Night Shift (1982)

Here's an R-rated sex comedy I sneak-watched on VHS a few times when I was a kid:


My parents loved it, though they didn't want me watching it, (understandably enough with all the prostitution and what not), but the real attraction for me in 1983 and 1984 wasn't all the boobs or naughty jokes but the cast. I mean, this had the Fonz (although I knew him more from The One and Only, which I watched a hell of a lot in those years), Mr. Mom, and Diane Chambers.

Much of it went over my head at the time - like Grease I somehow managed to watch it a dozen times before realizing half of the jokes were about sex, and Michael Keaton's uber-stoniness evaded me completely - but it left an impression that still resonates thirty-five years later. A lot of that has to do with the soundtrack, which my mother had and listened to a lot, which meant I heard it a lot, whether I wanted to or not. 

The theme song is dynamite - I don't know why more bands aren't fronted by saxophone-playing lady vocalists - and it captures perfectly how 1981 and 1982 sounds in my memories. (As does "Just the Two of Us." While we're here.)
Thanks to my mom, when Dionne Warwick and the gang's version caret-bombed the airwaves a few years later, I was the only guy in my class who knew the original tune. No one cared or anything, just hey.

"That's What Friends Are For" is a well-matched closing theme for Night Shift, as it's really a film about relationships and their absurd transmogrifying power. Many sex comedies are, and Night Shift might not be the best of the bunch, but that's where it sets its sights: bullies are slugged, true love is found, and the misfit protagonists learn to stand up for and believe in themselves.     

"Keep smiling / keep shining"

Scenic Route justification: this is still the seedy New York City of Taxi Driver, just prior to the city's big make-over (aka its gentrification/ Disneyfication) in the 80s.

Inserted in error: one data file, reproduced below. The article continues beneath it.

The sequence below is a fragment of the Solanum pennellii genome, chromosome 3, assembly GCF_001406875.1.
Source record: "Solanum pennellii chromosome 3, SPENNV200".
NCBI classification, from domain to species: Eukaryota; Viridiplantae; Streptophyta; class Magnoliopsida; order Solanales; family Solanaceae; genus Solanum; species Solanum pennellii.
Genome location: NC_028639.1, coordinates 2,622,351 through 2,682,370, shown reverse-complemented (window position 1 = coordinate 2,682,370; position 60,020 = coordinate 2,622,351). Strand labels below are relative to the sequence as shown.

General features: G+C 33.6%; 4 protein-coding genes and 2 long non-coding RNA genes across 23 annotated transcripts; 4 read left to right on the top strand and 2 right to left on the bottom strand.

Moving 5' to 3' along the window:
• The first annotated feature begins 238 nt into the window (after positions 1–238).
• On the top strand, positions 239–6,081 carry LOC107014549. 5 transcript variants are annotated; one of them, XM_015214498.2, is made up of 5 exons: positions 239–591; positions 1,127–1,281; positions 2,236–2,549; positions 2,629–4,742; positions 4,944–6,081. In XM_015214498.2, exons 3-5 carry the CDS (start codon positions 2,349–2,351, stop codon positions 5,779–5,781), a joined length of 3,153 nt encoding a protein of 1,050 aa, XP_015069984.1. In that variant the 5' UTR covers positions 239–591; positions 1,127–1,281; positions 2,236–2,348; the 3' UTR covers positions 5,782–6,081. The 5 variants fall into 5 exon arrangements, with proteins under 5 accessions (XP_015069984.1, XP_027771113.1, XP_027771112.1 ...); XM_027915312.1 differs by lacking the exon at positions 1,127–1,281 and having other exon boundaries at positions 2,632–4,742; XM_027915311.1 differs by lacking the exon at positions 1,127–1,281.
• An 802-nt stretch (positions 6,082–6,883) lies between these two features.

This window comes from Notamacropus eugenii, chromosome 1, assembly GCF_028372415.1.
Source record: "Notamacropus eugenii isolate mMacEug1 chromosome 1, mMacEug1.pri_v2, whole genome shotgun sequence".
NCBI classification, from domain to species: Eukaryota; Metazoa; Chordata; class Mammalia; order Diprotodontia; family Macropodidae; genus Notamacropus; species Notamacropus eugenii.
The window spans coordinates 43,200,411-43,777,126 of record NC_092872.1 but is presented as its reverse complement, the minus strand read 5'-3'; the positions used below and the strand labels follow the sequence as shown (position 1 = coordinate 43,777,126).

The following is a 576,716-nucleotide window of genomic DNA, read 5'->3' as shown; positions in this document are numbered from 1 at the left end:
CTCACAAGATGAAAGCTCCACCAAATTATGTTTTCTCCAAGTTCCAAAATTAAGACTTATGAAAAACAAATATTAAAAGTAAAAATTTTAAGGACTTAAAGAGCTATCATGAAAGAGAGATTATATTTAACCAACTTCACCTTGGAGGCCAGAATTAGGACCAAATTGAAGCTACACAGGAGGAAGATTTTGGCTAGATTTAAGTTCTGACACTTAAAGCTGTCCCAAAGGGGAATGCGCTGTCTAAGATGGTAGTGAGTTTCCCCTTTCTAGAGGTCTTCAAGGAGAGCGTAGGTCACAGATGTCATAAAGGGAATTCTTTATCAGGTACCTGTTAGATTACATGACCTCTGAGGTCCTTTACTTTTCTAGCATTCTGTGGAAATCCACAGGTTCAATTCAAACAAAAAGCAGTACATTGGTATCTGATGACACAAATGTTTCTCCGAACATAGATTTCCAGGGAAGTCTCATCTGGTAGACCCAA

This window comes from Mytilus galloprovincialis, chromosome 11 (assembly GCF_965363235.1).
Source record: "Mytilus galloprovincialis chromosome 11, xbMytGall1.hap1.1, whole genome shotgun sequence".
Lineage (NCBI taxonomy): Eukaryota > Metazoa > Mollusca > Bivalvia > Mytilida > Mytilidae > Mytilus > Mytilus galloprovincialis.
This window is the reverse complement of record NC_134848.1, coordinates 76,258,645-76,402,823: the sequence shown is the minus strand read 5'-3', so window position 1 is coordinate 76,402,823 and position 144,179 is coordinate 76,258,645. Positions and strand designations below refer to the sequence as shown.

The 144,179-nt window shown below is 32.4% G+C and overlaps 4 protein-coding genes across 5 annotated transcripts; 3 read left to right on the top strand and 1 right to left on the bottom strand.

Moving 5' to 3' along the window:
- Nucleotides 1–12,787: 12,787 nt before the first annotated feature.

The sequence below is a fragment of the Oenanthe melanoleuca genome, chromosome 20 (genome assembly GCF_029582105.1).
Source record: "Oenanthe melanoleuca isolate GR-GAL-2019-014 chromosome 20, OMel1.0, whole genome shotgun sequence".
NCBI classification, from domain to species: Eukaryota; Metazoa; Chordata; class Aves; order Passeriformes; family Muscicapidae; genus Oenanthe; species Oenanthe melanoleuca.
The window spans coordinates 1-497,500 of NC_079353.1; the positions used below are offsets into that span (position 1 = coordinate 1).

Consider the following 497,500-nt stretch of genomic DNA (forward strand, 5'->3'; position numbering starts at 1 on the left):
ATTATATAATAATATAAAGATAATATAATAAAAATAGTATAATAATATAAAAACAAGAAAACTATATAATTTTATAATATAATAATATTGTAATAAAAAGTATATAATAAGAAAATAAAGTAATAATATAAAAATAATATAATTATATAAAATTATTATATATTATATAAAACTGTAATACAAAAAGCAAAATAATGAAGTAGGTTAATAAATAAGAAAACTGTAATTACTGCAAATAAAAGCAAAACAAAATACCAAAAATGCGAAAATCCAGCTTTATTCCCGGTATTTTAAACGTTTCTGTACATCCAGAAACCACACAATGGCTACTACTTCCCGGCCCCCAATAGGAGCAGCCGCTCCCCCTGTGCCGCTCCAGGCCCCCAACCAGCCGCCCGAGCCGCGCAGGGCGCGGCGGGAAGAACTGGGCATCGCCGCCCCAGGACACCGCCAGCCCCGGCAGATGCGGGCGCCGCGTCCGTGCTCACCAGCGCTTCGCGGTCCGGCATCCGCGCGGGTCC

"A morgue attendant is talked into running a brothel at his workplace after a deceased pimp is sent there. However, the pimp's killers don't look too kindly on this new 'business', nor does the morgue's owner." 


Night Shift is loaded with familiar faces from the era, as well as some whose stars were only beginning to rise. Let's start with the leads.

Henry Winker was one of the biggest stars and pop icons of 70s TV, but this was his last leading role on the big-screen. 
Michael Keaton - who is fun as hell in this movie - probably has had the most successful post-NS career.
Shelley Long had yet to become a TV icon of her own at the time NS came out, but that came the following year.
The three's chemistry is a big part of what makes the movie work so well.

Let's just do a big image blitz for the rest of them.

The Postman as one of the frat guys.
The Howard boys both get screentime - Clint (l) and Ron as make-out-man (r).
The ubiquitous Detective Munch (with Badja Djola.)
Grand L. Bush aka Agent Johnson.
(No relation.)
The late great Joe Spinell.
A young Brenda Walsh.
The late great Vincent Schiavelli.
Almost every one of the hookers is a familiar face if not name.
Ava Lazar (not Stacy Keach.)
Cassandra Gava (from Conan the Barbarian.)
Elizabeth Carder and Jaid Barrymore.
Jeanne Mori - no SFW screencaps so here she is from Star Trek III.
Ola Ray, who was in lots of stuff but might be best remembered as the girl from the "Thriller" video:
And Robbin Young from For Your Eyes Only.
And finally, the Solid Gold dancers.

Truly a bygone era. If someone told me it was Ron Howard's finest work, I'd feel bad for nominating the first of many stellar and almost-unarguably more important features to come, but I'd secretly nod in approval.